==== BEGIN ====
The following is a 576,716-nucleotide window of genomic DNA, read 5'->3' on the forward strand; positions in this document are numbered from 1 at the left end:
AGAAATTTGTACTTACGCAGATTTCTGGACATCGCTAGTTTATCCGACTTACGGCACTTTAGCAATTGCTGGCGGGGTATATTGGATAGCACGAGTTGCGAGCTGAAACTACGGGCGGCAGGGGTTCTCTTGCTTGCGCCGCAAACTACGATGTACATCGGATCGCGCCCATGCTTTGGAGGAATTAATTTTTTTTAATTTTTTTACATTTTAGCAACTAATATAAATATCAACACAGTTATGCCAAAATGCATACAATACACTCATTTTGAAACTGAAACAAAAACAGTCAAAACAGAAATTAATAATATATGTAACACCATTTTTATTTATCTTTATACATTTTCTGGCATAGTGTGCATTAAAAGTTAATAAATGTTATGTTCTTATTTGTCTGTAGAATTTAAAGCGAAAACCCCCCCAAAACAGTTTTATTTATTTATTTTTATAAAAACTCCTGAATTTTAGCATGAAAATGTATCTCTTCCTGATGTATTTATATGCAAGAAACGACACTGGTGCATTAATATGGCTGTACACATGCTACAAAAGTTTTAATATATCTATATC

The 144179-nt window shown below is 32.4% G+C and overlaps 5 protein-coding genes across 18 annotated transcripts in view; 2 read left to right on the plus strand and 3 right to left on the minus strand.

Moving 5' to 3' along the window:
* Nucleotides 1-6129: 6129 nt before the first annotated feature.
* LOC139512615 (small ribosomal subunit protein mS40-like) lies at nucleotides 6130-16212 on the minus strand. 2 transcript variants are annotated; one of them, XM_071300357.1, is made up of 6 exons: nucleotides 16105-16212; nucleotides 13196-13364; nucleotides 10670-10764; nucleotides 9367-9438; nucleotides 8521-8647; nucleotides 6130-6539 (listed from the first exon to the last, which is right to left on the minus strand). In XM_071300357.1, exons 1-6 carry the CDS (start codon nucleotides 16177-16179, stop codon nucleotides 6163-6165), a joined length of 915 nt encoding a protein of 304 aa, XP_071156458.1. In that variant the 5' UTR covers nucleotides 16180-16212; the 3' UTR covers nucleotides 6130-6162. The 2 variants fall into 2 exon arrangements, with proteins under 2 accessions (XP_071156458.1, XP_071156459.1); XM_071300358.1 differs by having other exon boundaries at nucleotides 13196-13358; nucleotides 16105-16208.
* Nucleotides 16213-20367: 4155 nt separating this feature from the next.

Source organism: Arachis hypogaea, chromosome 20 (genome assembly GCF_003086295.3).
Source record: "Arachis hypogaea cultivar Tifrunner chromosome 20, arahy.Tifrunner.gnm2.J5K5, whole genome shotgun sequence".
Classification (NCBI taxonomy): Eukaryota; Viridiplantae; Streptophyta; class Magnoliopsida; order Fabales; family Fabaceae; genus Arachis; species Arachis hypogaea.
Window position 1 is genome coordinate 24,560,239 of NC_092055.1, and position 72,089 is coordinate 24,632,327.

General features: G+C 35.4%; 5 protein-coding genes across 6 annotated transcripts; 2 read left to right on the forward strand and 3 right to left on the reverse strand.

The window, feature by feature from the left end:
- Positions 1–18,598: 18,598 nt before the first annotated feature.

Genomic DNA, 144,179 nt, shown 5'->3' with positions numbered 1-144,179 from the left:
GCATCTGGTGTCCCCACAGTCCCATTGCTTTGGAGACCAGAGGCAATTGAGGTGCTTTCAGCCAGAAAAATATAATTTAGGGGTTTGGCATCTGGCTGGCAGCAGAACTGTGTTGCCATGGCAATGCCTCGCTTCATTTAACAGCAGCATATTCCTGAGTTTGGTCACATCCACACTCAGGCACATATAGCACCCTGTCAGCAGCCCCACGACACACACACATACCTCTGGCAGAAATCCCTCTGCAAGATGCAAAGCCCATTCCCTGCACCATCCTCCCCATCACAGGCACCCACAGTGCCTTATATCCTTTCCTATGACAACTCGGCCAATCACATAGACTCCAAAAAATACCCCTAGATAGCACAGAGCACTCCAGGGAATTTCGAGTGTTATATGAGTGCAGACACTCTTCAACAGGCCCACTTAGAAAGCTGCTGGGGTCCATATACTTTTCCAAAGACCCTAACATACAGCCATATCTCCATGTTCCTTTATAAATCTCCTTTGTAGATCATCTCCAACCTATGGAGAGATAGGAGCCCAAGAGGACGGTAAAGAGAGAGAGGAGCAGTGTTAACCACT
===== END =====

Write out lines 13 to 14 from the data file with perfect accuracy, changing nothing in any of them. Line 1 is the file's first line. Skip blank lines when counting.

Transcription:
The window, feature by feature from the left end:
- Positions 1–18,598: 18,598 nt before the first annotated feature.